In neighboring Syria, both Turkey and Russia are angling to wrest control of oil fields that the United States has been patrolling since Washington’s October withdrawal. Turkey has told Russia it wants to use the oil to rebuild parts of Syria. The United States is concerned about Russia’s moves now. While U.S. forces can celebrate one year since the defeat of ISIS in eastern Syria, Senator Lindsey Graham has warned about Russian-backed Syrian regime aggression. While Turkey is distracted by the pandemic, with cases rapidly growing to ten thousand in late March, Russia may have other plans. It has critiqued the United States for using an “accusing tone” against China over the virus origins, playing into conspiracy theories that have arisen in Iran and China that portray the United States as responsible for the pandemic.
Other areas where militants continue to exploit the world disorder to launch attacks include Libya and Yemen. Saudi Arabia intercepted Houthi ballistic missiles on March 28 fired by the Iranian-backed rebel group in Yemen. Fighting has also intensified in Libya as forces from Eastern Libya led by Khalifa Haftar fight against the Turkish-backed government in Tripoli. Haftar is backed by Egypt, Saudi Arabia, the UAE and Russia. Despite commercial air traffic slowing, it seems arms are still flowing to these conflicts.
The pandemic appears to only embolden authoritarian regimes. While some expressed hope it could bring a reduction in violence and peaceful gestures, North Korea chose to conduct missile tests. The regime, like others, does not seem deterred or even challenged by the virus. Similarly, terror groups across the Sahel in Africa continue to strike at and weaken a dozen states from Mauritania to Somalia.
There doesn’t seem to be much evidence so far that the pandemic has led to unified global leadership. International institutions such as the United Nations seem to be slow to react, with UN Secretary-General Antonia Guterres waiting until March 26 to appeal for billions to fight the virus. It remains unclear why the WHO waited until March 11 to declare the coronavirus threat a pandemic.
This leaves deep questions for U.S. strategy amid the pandemic. The U.S. National Defense Strategy envisions a growing need to confront Russia, China and Iran. It accuses China and Russia of wanting to shape a world consistent with their authoritarian models. It’s difficult to see how the United States can focus on this strategy during an unprecedented crises at home. That will mean continuing retreat from global affairs. This is a model that is vastly different than the “new world order” envisioned by George H.W. Bush in 1990, one built on U.S. leadership and with international cooperation. Progress towards democratization has slowed and been reversed in the last decades.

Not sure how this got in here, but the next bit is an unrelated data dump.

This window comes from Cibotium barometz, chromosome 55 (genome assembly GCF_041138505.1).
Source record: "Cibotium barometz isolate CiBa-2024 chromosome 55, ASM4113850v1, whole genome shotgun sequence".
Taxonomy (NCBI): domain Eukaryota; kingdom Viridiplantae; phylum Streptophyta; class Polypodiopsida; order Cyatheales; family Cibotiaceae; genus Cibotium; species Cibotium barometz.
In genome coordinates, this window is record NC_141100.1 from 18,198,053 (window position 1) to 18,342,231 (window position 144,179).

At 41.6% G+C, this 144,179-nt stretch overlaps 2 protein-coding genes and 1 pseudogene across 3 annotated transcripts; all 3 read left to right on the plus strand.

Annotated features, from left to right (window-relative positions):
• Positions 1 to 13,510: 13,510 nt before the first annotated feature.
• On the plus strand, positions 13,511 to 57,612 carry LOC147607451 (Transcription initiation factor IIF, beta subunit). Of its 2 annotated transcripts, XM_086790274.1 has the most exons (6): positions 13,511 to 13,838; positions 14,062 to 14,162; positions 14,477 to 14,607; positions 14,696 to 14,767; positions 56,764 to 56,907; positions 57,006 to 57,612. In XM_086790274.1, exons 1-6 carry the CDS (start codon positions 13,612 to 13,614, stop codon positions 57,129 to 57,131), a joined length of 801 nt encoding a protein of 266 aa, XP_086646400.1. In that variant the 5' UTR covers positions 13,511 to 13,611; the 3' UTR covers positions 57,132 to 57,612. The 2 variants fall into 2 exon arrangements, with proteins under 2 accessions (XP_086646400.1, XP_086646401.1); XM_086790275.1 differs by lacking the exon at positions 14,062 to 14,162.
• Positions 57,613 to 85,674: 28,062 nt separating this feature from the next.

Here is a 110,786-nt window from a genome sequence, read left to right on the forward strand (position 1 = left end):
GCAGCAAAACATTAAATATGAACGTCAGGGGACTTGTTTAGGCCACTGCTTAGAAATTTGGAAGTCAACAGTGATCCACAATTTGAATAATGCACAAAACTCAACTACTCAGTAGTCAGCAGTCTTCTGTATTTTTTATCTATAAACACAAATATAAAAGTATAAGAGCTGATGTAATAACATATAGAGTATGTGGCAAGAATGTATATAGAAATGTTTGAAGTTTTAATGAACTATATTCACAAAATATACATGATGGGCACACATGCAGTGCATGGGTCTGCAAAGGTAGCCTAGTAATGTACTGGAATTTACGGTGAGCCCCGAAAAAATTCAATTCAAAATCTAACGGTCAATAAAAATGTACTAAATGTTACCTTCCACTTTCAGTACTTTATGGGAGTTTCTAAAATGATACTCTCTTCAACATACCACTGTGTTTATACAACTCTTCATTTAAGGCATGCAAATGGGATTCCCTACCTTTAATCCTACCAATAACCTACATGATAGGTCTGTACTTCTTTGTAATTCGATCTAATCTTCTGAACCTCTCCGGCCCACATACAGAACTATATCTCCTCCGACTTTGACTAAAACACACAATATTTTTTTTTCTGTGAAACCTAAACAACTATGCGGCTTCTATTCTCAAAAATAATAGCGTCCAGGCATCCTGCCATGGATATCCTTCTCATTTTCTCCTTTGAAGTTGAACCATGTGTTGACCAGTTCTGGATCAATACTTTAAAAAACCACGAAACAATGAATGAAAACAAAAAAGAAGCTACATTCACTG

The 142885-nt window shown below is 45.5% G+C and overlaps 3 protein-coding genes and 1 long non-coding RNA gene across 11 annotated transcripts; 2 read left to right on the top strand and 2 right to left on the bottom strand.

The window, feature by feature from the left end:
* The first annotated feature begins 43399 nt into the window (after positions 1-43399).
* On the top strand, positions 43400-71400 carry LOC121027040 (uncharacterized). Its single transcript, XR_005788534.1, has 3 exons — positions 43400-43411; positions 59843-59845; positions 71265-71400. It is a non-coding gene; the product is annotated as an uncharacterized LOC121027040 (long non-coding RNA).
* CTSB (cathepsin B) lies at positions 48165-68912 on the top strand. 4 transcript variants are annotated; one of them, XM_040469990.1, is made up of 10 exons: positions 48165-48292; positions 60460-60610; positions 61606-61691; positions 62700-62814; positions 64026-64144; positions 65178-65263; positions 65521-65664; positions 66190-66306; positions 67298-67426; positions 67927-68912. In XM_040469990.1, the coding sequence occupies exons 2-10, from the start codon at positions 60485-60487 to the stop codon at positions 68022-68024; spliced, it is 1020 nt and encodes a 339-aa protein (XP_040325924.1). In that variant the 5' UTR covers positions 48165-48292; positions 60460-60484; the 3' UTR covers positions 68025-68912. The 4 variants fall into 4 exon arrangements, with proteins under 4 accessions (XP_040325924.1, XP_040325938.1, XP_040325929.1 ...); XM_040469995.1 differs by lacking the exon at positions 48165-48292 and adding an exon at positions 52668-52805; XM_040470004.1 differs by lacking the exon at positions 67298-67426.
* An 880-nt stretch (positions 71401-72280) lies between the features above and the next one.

U.S. President Donald Trump has generally sought to reduce the U.S. global role, expecting other countries to pay and do their part. Washington is reviewing America’s commitment to Africa and AFRICOM, while also considering cutbacks to a key multi-national observer mission in Egypt’s Sinai. Changes on the ground in Iraq illustrate a looming problem. The United Kingdom, France, Czech Republic and other countries are withdrawing forces amid the pandemic. The United States appears to be battening down the hatches at a few remaining posts.
What happens in the long-term due to the effects of the virus? In Europe the EU has been criticized for its response and critics say its former status quo of open borders and policies is shaken to the core. This will tarnish EU institutions. The pandemic has forced most wealthy countries to rapidly close off their economies amid lockdowns. Poorer states are having a harder time and they may risk slipping into instability if they try draconian lockdowns. On the other hand, some existing authoritarian policies, such as India’s crackdown on protests in places like Kashmir, will go unnoticed amid the wider lockdown. Some countries in Africa appear to be using harsh measures already, using the pandemic as an excuse. It’s unclear how a lockdown can be enforced from Kenya to South Africa. The pandemic both erodes trust in regional and global institutions and pits countries against their own citizens as police and the military are sent to enforce lockdowns.
The end result will likely be a more divided and chaotic world order, with Western states being more isolationist in the short term. With the wealthiest countries in the world unable to deal with the tsunami of cases from the virus, poor countries will be overwhelmed. Border closures against pandemic threats will mean an end to the mass migration that has occurred to places like Europe, or it will mean more hostility to those migrants who force their way in. This creates a growing divide between the global south and others amid the pandemic. It also creates a divide between the arc of instability that links ungoverned spaces across the Sahel to Afghanistan where militant groups thrive. Weak states such as Libya, Yemen, Somalia, Syria only stand to get worse. China, Russia and Iran will take advantage of this crises to continue their policies that together seek to challenge the United States, the West and Western allies. The economic downturn in Western states in the wake of the lockdowns and stimulus packages will empower other countries that weathered the storm better. China is one of those countries so far. The debt incurred by stimulus has a ripple affect of potential inflation or other hangovers.